Nancy Shaver: “Retail,” sculpture and objects from Henry
530 West 25th Street
New York City
212 675 7772
14 April - 19 May 2007
Nancy Shaver One blue block, red brick 2004; wooden box, cardboard boxes, house paint, flashe acrylic paint; 13-1/4 x 10-1/2 x 4-3/4 inches and [right] Egg Crates on Cardboard Box 2006; cardboard, 1920 egg crate mailer; 14-1/2 x 19-1/2 x 16 inches. Courtesy Feature, Inc.
The curiosity shop that artist Nancy Shaver runs in Hudson, N.Y., is named Henry. It is an antique store filled with non-art objects in display cases that customers pay cash for and carry away. In one sense Shaver makes straightforward modernist/minimalist sculptures: brightly colored or patterned little boxes that are lined up or stacked on object pedestals such as wheeled dollies or handmade shelving units or placed on the walls in object frames such as musical instrument cases and in handmade wooden boxes. In another sense, Shaver transforms, through an intuitive predominantly visual decision making process, real objects she does not modify in any way into expensive art objects. Shaver's exhibition at Feature Inc. includes non-art objects from Henry, sculptures that are completely handmade by the artist and sculptures that combine the handmade and the found object. This work is all about the nexus of the utilitarian object that has hidden poetic qualities and the self-consciously constructed art object. Shaver’s art is also about accumulation, juxtaposition, and the visual habits we form with objects that we live with day to day.
Shaver's humble but formally sophisticated sculptures consist of small wooden or cardboard boxes brightly painted with house paint or covered with fabrics, often patterned. The colorful boxes are either artfully arranged in quirky wooden frames or old musical instrument cases hung on the wall, or they are stacked in asymmetrical table or column forms and placed on dollies or oddly shaped shelving units, which are also handmade. "Flat Goods" (2006) is a table-like stack of colored blocks placed on a dolly with a flattened out hand-knitted white sock placed on top of it. Not quite a real table, and not quite a rarified art object, this hybrid form deifies the real and at the same time makes us very conscious of the selective gaze of the artist and her ability to discern the multiple formal meanings of objects that have practical and/or decorative purposes. Shaver’s sculptures play with the hazy boundaries separating the practical and decorative. She shows us that utilitarian objects that have a formal design that coincides with their general purpose can be as mysterious as sunken treasure.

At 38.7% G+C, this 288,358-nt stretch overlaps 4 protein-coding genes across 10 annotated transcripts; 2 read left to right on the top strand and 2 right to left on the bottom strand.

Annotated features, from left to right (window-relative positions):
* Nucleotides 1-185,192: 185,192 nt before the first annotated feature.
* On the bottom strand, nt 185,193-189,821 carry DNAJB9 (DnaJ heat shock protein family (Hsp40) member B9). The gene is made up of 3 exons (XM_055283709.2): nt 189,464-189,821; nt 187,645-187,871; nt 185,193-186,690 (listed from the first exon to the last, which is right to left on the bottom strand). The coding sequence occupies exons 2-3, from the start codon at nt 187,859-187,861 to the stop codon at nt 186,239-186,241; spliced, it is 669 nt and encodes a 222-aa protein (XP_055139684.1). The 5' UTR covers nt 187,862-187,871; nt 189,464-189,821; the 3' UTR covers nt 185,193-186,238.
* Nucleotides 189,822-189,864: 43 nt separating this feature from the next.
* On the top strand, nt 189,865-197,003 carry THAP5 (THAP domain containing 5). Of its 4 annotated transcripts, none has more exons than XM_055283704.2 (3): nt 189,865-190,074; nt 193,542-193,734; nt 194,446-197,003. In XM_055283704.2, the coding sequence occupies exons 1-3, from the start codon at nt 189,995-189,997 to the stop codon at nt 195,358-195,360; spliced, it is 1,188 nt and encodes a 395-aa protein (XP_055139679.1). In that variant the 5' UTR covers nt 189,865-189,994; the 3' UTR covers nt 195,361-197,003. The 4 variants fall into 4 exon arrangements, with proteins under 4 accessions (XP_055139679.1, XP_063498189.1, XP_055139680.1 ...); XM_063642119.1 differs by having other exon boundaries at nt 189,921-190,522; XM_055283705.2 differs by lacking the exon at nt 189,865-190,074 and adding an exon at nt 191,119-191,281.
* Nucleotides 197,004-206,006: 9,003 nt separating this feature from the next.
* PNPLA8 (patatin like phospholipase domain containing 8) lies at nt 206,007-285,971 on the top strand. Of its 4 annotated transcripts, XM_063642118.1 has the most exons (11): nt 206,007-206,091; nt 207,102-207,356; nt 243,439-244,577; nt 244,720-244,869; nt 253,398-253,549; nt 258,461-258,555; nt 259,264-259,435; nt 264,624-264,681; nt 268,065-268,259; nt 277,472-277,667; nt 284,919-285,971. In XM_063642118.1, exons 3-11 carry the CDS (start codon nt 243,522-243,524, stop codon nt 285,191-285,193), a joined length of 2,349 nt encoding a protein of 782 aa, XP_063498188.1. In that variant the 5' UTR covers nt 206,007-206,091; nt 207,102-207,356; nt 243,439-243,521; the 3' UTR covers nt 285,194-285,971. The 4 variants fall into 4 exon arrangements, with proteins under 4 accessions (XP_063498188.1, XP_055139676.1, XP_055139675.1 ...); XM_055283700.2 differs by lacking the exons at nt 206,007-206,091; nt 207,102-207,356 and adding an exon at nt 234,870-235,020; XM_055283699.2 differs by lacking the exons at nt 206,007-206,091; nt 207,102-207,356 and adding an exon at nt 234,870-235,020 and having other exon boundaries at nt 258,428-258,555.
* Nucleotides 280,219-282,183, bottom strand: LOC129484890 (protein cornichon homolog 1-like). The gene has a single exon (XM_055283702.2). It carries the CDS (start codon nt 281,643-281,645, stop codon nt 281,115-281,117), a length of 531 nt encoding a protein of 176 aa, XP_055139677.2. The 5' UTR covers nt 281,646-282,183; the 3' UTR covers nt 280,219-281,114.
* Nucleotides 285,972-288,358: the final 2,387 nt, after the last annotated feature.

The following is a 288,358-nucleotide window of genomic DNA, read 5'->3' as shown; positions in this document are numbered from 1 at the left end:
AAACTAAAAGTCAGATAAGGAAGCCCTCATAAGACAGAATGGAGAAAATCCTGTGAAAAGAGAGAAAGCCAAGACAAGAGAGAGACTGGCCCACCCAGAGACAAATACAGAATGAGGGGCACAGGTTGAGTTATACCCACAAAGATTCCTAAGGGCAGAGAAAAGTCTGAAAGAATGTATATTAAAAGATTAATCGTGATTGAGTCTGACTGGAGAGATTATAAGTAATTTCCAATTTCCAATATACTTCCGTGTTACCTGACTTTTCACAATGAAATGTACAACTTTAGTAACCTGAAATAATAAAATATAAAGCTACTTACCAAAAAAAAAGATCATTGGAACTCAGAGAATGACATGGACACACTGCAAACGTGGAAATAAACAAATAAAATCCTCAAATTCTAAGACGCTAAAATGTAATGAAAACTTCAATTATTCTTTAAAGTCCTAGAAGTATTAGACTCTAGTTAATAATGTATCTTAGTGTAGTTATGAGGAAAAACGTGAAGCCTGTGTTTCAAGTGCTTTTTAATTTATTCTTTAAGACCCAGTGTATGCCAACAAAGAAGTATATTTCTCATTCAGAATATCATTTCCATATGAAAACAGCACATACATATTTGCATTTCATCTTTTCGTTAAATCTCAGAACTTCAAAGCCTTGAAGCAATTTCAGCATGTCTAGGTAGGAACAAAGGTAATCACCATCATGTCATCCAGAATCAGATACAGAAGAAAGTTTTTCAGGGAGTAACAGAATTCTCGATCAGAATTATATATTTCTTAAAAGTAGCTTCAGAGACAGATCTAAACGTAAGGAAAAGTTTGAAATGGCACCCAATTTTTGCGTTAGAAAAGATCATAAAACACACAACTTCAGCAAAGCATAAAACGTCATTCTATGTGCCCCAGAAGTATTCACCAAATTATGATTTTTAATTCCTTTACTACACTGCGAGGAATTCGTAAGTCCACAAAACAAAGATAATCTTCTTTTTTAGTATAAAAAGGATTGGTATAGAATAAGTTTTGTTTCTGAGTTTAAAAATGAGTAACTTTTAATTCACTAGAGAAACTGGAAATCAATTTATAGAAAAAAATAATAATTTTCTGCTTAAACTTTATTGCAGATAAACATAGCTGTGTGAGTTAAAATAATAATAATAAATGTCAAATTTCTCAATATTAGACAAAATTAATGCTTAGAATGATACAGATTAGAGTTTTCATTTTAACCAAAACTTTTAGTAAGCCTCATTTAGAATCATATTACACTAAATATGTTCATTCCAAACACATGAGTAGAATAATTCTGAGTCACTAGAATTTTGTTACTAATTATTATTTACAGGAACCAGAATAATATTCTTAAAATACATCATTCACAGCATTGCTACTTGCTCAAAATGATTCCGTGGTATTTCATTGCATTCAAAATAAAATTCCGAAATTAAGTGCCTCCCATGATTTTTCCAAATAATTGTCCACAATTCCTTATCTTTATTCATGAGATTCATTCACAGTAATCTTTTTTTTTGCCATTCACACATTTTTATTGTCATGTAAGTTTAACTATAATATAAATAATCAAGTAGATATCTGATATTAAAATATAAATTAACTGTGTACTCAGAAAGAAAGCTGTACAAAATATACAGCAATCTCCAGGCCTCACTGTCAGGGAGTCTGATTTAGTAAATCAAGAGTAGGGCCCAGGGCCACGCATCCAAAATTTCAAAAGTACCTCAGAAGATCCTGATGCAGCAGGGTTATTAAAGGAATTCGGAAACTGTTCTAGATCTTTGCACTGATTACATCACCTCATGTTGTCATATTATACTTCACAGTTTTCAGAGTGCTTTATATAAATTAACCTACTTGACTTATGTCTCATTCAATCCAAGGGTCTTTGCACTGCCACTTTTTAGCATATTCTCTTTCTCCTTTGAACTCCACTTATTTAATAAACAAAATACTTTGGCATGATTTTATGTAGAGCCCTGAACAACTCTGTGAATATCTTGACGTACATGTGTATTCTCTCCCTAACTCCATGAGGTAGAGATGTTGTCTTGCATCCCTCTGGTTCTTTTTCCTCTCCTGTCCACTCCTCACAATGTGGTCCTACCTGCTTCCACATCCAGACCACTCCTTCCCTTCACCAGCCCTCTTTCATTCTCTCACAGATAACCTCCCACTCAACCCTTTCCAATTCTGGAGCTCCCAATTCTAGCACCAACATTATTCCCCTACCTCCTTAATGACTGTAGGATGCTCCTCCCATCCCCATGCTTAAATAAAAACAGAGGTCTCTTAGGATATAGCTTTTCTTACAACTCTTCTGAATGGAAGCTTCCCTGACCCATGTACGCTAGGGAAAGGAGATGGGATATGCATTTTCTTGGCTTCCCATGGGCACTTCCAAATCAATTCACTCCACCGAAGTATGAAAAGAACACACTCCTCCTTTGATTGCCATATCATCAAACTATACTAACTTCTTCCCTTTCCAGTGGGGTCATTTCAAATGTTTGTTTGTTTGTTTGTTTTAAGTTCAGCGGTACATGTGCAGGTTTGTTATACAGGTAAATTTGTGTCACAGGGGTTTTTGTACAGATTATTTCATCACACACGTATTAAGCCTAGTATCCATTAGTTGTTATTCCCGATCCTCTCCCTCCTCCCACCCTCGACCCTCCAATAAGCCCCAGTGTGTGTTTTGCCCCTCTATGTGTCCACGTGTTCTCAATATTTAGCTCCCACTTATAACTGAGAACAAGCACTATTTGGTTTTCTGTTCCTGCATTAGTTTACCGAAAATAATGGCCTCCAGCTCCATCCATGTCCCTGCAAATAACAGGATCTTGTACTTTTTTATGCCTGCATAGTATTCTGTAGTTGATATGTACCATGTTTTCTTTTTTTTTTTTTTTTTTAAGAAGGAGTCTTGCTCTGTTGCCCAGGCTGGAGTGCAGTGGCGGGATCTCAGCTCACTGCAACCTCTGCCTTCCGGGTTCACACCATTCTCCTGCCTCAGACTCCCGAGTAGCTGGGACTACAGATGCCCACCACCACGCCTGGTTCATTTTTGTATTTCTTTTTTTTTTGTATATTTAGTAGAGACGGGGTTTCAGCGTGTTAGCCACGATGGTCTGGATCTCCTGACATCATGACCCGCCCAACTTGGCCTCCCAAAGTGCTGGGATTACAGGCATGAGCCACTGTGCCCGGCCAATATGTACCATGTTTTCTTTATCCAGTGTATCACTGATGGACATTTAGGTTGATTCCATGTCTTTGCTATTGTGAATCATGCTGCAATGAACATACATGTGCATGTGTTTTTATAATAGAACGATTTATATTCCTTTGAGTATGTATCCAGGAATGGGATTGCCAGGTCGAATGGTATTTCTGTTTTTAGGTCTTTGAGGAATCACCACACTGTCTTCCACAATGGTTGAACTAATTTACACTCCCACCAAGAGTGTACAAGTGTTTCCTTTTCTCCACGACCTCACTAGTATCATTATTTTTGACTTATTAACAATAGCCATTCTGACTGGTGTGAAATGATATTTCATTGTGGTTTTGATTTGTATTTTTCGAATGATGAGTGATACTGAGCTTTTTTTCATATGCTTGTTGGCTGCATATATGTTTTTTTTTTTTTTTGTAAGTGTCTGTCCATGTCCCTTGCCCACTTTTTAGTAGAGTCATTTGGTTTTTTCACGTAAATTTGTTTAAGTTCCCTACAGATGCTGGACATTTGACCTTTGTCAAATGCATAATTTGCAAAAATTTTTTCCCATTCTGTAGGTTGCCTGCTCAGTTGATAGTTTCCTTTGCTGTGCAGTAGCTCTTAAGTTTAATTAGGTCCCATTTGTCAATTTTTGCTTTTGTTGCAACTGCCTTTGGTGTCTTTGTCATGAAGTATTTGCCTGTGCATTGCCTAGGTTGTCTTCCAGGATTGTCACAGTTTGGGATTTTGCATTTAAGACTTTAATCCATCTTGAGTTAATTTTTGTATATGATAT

Shaver collects stuff she finds at thrift stores and in yard and estate sales, objects that have unusual textures, colors, and shapes. We learn a lot about the artist’s intuition, her eye, by looking at what objects she finds interesting enough to eventually call art. So what would seem impersonal appropriation art on first glance is actually quite personal. This is stuff the artist lived with for a long time and then decided was ambiguous or haunting enough to become an art object. In this exhibit, there are kitschy table lamps, a milk crate with amputated rear-view mirrors piled in it, mailers for egg crates, plastic brake light covers displayed like jewelry in a strange reflective metal box, a vinyl chair with an old blanket thrown over it (This sculpture more than anything else in the exhibition has an eerie “lived with” aura to it because we can easily imagine the hours somebody spent sitting in the chair), and a pink jewelry box that is very ugly but becomes bizarre because of the way the artist placed it directly against the wall on the floor.
The non-art and art objects are all for sale at Feature Inc., but there is a sharp difference in price between the things the artist considers to be high art and those that remain interesting curios. The sculpture "Retail" (2005–06) for instance, a handmade shelving unit covered with rows of Ms. Shaver's signature boxes, is selling for $65,000, while a wood cutout of a gun with a magic marker drawing on it of a barrel and trigger goes for $50. We wonder why an oddball mailer for egg crates is worth thousands of dollars while the aforementioned plastic brake light covers are priced at less than a thousand dollars. Even though the artist supposedly modified the egg crater mailer in some way these personal touches are very hard to identify. Although appropriation art was initially a critique of the artist’s touch, clearly the market value of individuality remains high. No matter how democratic the artist's impulses appear to be in this exhibition, a hierarchy remains. This might be more of a commentary on the pricing mechanisms of the art market. In order for a common object to be transformed into an expensive Chelsea tchotchke an artist must package or present it in a distinctive manner. Seeing which objects cost more than others in this exhibition might tell us something about the general state of aesthetics. Although the selection process is very personal it must be assumed that the artist has the market in mind when she decides to transplant an object from Henry to Chelsea.